Blu-ray Review

Blu-ray Review: INCONCEIVABLE (2017): Nicholas Cage Can’t Save a Film Missing Tension

Inconceivable Movie Poster

Inconceivable Blu-ray Review

Inconceivable (2017) Blu-Ray Review, a movie directed by Jonathan Baker, starring Gina Gershon, Faye Dunaway , Nicky Whelan and Nicolas Cage.

Release Date: June 30, 2017


“A mother looks to escape her abusive past by moving to a new town where she befriends another mother, who grows suspicious of her.”

Disc Specifications

Run Time: 106 Minutes

Format: Blu-Ray

Resolution: 1080p

Aspect Ratio: 2.40:1

Language: English 5.1 (DTS-HD Master Audio)

Subtitles: English (SDH), Spanish

Rating: Rated R


Inconceivable is presented on Blu-ray courtesy of Lionsgate Films with an AVC encoded 1080p transfer.  Picture quality is very hit and miss.  During the nighttime scenes it becomes difficult to make things out, and some of the outdoor scenes during the day are way too bright, creating a hazy look.  Shot by Cinematographer Brandon Cox close-ups are finely detailed, with nuance found in the eyes of the actors.  There are a couple of shots of Nicky Whelans eyes that are striking and very brightly lit.


Inconceivable is presented with a 5.1 DTS-HD Master Audio track.  There is very little sound design in the film, and almost no music for the first 30 minutes.  When the music does come, it is very quiet and does little to help with the thriller aspects of the film.  Dialogue is clean, there are no dropouts or mixing issues.

Blu-Ray Bonus Content

Audio Commentary by Director Jonathan Baker – The commentary by Baker is pretty mundane.  He goes on at length about wanting to make a film that deals with the issues of surrogacy and in-home nanny’s.  While he is clearly passionate about these issues, he also talks about an injury that Faye Dunaway had, which almost forced her to drop out of the film.  They reworked the script to have her seated in all her scenes so she could stay on.

Behind The Scenes of Inconceivable – A short featurrette with the director, the director of photography, and the stars discussing the making of the movie.  Not much more than all the actors rubbing each others ego’s.

Cast/Crew Interviews – A redundant feature since these interviews are also in the behind the scenes feature.  The interviews are exhaustive as the cast really reach to find any semblance of purpose to the film.

Deleted Scene – A brief 30 second scene that offers a little bit more of Faye Dunaway.  Not sure why this got removed from the final film.

Theatrical Trailer, Still Gallery

Film Review

Inconceivable, straight to video and shot by first-time director Jonathan Baker and written by Chloe King, the movie feels like it would have been better having debuted on either Hallmark Channel or Lifetime.  The film opens with a flashback sequence which suggests that the woman we will be following for the rest of the film Katie (Nicky Whelan) comes from an abusive relationship and one which she ends quickly with a knife.  We then jump to what seems like an ideal family, with Gina Gershon and Nick Cage playing married doctors with one child.  They hire Katie to be their nanny and shortly after that, through a series of coincidences and logic hurdles, they ask her to be their surrogate as Gershons character cannot have children.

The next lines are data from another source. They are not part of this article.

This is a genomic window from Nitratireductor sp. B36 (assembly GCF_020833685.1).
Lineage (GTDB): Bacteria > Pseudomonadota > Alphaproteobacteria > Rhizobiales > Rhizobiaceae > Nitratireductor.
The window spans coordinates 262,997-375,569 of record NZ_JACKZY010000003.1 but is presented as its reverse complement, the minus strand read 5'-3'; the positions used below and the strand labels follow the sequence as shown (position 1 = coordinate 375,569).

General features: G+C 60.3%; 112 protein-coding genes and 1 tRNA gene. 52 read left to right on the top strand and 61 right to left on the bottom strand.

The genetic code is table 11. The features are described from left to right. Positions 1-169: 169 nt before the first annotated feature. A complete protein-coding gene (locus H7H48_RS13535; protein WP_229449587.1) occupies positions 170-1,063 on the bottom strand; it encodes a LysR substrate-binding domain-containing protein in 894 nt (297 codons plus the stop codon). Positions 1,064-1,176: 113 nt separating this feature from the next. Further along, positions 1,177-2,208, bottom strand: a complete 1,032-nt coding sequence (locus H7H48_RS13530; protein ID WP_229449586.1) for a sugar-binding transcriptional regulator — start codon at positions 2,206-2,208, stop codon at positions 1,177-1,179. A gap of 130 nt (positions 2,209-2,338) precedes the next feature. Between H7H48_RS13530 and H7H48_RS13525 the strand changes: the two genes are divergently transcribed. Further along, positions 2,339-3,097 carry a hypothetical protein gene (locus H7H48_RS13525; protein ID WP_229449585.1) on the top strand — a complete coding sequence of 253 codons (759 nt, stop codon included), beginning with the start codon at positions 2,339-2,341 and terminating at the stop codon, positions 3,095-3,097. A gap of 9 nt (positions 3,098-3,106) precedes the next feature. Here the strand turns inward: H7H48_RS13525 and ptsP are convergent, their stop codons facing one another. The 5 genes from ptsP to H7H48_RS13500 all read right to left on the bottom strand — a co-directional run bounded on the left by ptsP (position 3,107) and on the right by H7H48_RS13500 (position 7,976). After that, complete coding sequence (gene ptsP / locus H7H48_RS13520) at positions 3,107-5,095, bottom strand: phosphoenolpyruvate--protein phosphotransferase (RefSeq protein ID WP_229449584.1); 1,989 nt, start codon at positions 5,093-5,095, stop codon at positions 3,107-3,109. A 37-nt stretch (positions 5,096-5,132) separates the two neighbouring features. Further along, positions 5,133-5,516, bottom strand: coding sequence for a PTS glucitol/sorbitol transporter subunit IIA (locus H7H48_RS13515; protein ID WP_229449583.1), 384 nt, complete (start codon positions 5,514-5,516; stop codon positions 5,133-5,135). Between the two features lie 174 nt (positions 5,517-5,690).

The film tries to be a thriller, a “Blank-from-Hell” and an “artful” look at the issues of surrogacy, jealousy, and in-home nanny’s.  It comes up very short on the thriller aspects, and leaves a lot to be desired on giving any new insight into the issues it’s raising.  The first 45 minutes of the film follow the mundane lives of the couple and their friends in suburbia, which drags on for too long with scene after scene of pointless discussions and taking their kids to the park or school.  Scenes will abruptly end with no transitions, leaving the viewer confused on what is happening in the narrative, and removing any tension that needs to build up for a thriller to be successful.

The performances by the cast are all pretty mediocre, which isn’t helped by the scripts lack of character development.  Nicholas Cage is completely wasted in the movie.  He has nothing to do with his character as the doormat husband caught in the middle of this psychological war between Whelan and Gershon.  What a career trajectory he has had since his Oscar-winning role in Leaving Las Vegas.  It’s sad because he has talent but gets dumped into this straight-to-video rubbish.  Gina Gershon gives the films best performance.  Her character has a history of drug addiction and paranoia, so she is actually given something to work with.  She has nice subtle moments and glances that create a believable ambiguity in the character.  Faye Dunaway of Chinatown fame is fine, but underutilized.

Overall, Inconceivable has nothing new to offer in terms of the themes it is trying to explore.  The narrative is not focused, and the film fails at creating any tension between the characters and the audience (which should have been so easy since the majority of it takes place in the one family home).  Unless you’re a die-hard Gina Gershon fan, I don’t recommend this.  The film should have been titled “Unbelievable”.

Rating Inconceivable: 4/10

Disc Acquisition

You can purchase Inconceivable here

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About the author

Kyle Steininger

Born and raised in Chicago, Kyle has loved movies ever since his father took him to the theater to watch Home Alone. Since then, he has developed a passion for films and everything about them from watching endless DVD extras, interviews with cast/crew, and attending screenings of older films when available. Some of his favorite directors include Kubrick, Fellini, Scorsese, Tarantino, Leone, and Nolan.

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